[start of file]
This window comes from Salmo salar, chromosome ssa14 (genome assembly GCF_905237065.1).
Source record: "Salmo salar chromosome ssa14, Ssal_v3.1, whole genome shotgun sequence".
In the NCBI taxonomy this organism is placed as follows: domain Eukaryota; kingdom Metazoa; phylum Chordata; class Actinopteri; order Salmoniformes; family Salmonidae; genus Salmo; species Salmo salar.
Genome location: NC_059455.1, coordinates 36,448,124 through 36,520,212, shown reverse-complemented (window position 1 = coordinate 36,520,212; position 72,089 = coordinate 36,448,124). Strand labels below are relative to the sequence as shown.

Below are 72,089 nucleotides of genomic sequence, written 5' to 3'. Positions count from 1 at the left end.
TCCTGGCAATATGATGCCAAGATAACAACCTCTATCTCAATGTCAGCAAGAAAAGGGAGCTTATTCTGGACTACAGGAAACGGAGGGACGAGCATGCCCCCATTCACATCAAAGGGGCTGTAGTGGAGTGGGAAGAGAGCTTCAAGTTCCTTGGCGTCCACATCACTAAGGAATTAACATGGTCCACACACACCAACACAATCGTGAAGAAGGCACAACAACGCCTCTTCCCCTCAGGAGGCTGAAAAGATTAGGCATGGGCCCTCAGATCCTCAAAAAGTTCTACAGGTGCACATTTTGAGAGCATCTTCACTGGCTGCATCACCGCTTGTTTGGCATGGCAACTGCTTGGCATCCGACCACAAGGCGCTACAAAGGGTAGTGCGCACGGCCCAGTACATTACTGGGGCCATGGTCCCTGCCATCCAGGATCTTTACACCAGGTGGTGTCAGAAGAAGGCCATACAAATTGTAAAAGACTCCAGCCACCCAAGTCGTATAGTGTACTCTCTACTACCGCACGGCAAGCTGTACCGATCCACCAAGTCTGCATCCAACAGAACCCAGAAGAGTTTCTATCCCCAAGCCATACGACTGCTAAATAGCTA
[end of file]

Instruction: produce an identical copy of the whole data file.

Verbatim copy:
This window comes from Salmo salar, chromosome ssa14 (genome assembly GCF_905237065.1).
Source record: "Salmo salar chromosome ssa14, Ssal_v3.1, whole genome shotgun sequence".
In the NCBI taxonomy this organism is placed as follows: domain Eukaryota; kingdom Metazoa; phylum Chordata; class Actinopteri; order Salmoniformes; family Salmonidae; genus Salmo; species Salmo salar.
Genome location: NC_059455.1, coordinates 36,448,124 through 36,520,212, shown reverse-complemented (window position 1 = coordinate 36,520,212; position 72,089 = coordinate 36,448,124). Strand labels below are relative to the sequence as shown.

Below are 72,089 nucleotides of genomic sequence, written 5' to 3'. Positions count from 1 at the left end.
TCCTGGCAATATGATGCCAAGATAACAACCTCTATCTCAATGTCAGCAAGAAAAGGGAGCTTATTCTGGACTACAGGAAACGGAGGGACGAGCATGCCCCCATTCACATCAAAGGGGCTGTAGTGGAGTGGGAAGAGAGCTTCAAGTTCCTTGGCGTCCACATCACTAAGGAATTAACATGGTCCACACACACCAACACAATCGTGAAGAAGGCACAACAACGCCTCTTCCCCTCAGGAGGCTGAAAAGATTAGGCATGGGCCCTCAGATCCTCAAAAAGTTCTACAGGTGCACATTTTGAGAGCATCTTCACTGGCTGCATCACCGCTTGTTTGGCATGGCAACTGCTTGGCATCCGACCACAAGGCGCTACAAAGGGTAGTGCGCACGGCCCAGTACATTACTGGGGCCATGGTCCCTGCCATCCAGGATCTTTACACCAGGTGGTGTCAGAAGAAGGCCATACAAATTGTAAAAGACTCCAGCCACCCAAGTCGTATAGTGTACTCTCTACTACCGCACGGCAAGCTGTACCGATCCACCAAGTCTGCATCCAACAGAACCCAGAAGAGTTTCTATCCCCAAGCCATACGACTGCTAAATAGCTA